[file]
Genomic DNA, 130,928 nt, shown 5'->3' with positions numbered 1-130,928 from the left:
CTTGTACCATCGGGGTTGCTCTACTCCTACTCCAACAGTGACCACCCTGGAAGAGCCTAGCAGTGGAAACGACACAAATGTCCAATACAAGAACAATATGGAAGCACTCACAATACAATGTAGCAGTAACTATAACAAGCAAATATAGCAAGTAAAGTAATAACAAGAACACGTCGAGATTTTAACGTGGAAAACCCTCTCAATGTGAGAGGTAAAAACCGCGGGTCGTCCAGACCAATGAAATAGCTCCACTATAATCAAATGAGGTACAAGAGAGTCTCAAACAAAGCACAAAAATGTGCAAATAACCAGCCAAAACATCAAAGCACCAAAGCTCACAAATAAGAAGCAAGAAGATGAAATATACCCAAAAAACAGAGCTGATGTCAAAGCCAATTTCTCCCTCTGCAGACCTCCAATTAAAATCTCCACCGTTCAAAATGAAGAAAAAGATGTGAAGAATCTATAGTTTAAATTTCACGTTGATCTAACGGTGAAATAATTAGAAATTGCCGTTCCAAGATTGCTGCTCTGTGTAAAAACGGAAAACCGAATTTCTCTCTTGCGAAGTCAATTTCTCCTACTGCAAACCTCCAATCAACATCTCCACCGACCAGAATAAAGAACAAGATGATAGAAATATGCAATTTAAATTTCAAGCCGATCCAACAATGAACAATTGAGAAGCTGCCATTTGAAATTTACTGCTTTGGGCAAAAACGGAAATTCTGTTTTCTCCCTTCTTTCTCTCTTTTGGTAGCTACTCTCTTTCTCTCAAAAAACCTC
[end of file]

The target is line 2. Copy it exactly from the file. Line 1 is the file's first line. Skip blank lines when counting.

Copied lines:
CTTGTACCATCGGGGTTGCTCTACTCCTACTCCAACAGTGACCACCCTGGAAGAGCCTAGCAGTGGAAACGACACAAATGTCCAATACAAGAACAATATGGAAGCACTCACAATACAATGTAGCAGTAACTATAACAAGCAAATATAGCAAGTAAAGTAATAACAAGAACACGTCGAGATTTTAACGTGGAAAACCCTCTCAATGTGAGAGGTAAAAACCGCGGGTCGTCCAGACCAATGAAATAGCTCCACTATAATCAAATGAGGTACAAGAGAGTCTCAAACAAAGCACAAAAATGTGCAAATAACCAGCCAAAACATCAAAGCACCAAAGCTCACAAATAAGAAGCAAGAAGATGAAATATACCCAAAAAACAGAGCTGATGTCAAAGCCAATTTCTCCCTCTGCAGACCTCCAATTAAAATCTCCACCGTTCAAAATGAAGAAAAAGATGTGAAGAATCTATAGTTTAAATTTCACGTTGATCTAACGGTGAAATAATTAGAAATTGCCGTTCCAAGATTGCTGCTCTGTGTAAAAACGGAAAACCGAATTTCTCTCTTGCGAAGTCAATTTCTCCTACTGCAAACCTCCAATCAACATCTCCACCGACCAGAATAAAGAACAAGATGATAGAAATATGCAATTTAAATTTCAAGCCGATCCAACAATGAACAATTGAGAAGCTGCCATTTGAAATTTACTGCTTTGGGCAAAAACGGAAATTCTGTTTTCTCCCTTCTTTCTCTCTTTTGGTAGCTACTCTCTTTCTCTCAAAAAACCTC